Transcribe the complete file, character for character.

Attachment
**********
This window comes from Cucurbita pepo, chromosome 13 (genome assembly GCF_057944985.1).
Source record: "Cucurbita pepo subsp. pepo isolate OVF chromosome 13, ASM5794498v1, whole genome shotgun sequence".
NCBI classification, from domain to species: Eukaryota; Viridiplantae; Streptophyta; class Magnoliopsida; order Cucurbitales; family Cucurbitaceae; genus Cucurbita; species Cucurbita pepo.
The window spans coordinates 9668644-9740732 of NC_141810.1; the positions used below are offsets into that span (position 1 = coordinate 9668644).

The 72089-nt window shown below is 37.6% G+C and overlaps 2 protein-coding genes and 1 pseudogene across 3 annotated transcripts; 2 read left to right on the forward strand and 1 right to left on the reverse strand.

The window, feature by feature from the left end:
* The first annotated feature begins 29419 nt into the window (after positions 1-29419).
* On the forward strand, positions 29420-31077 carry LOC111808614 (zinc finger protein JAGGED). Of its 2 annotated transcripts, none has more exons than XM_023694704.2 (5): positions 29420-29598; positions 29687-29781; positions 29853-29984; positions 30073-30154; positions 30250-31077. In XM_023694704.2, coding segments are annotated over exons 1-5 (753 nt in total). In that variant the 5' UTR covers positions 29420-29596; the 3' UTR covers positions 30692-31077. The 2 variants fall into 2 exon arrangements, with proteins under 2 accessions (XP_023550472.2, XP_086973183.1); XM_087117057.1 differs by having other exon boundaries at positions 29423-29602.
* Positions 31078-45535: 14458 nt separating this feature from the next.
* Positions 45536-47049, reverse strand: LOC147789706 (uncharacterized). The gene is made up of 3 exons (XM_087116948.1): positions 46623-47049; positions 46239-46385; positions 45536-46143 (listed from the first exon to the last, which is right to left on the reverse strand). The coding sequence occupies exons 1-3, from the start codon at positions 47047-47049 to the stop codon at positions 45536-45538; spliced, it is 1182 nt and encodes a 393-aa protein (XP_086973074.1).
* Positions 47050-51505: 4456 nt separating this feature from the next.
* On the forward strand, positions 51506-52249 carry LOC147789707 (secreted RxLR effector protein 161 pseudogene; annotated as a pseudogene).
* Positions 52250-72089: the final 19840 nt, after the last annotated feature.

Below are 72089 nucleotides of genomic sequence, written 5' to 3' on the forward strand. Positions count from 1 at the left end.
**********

This window comes from Cucurbita pepo, chromosome 13 (genome assembly GCF_057944985.1).
Source record: "Cucurbita pepo subsp. pepo isolate OVF chromosome 13, ASM5794498v1, whole genome shotgun sequence".
NCBI classification, from domain to species: Eukaryota; Viridiplantae; Streptophyta; class Magnoliopsida; order Cucurbitales; family Cucurbitaceae; genus Cucurbita; species Cucurbita pepo.
The window spans coordinates 9668644-9740732 of NC_141810.1; the positions used below are offsets into that span (position 1 = coordinate 9668644).

The 72089-nt window shown below is 37.6% G+C and overlaps 2 protein-coding genes and 1 pseudogene across 3 annotated transcripts; 2 read left to right on the forward strand and 1 right to left on the reverse strand.

The window, feature by feature from the left end:
* The first annotated feature begins 29419 nt into the window (after positions 1-29419).
* On the forward strand, positions 29420-31077 carry LOC111808614 (zinc finger protein JAGGED). Of its 2 annotated transcripts, none has more exons than XM_023694704.2 (5): positions 29420-29598; positions 29687-29781; positions 29853-29984; positions 30073-30154; positions 30250-31077. In XM_023694704.2, coding segments are annotated over exons 1-5 (753 nt in total). In that variant the 5' UTR covers positions 29420-29596; the 3' UTR covers positions 30692-31077. The 2 variants fall into 2 exon arrangements, with proteins under 2 accessions (XP_023550472.2, XP_086973183.1); XM_087117057.1 differs by having other exon boundaries at positions 29423-29602.
* Positions 31078-45535: 14458 nt separating this feature from the next.
* Positions 45536-47049, reverse strand: LOC147789706 (uncharacterized). The gene is made up of 3 exons (XM_087116948.1): positions 46623-47049; positions 46239-46385; positions 45536-46143 (listed from the first exon to the last, which is right to left on the reverse strand). The coding sequence occupies exons 1-3, from the start codon at positions 47047-47049 to the stop codon at positions 45536-45538; spliced, it is 1182 nt and encodes a 393-aa protein (XP_086973074.1).
* Positions 47050-51505: 4456 nt separating this feature from the next.
* On the forward strand, positions 51506-52249 carry LOC147789707 (secreted RxLR effector protein 161 pseudogene; annotated as a pseudogene).
* Positions 52250-72089: the final 19840 nt, after the last annotated feature.

Below are 72089 nucleotides of genomic sequence, written 5' to 3' on the forward strand. Positions count from 1 at the left end.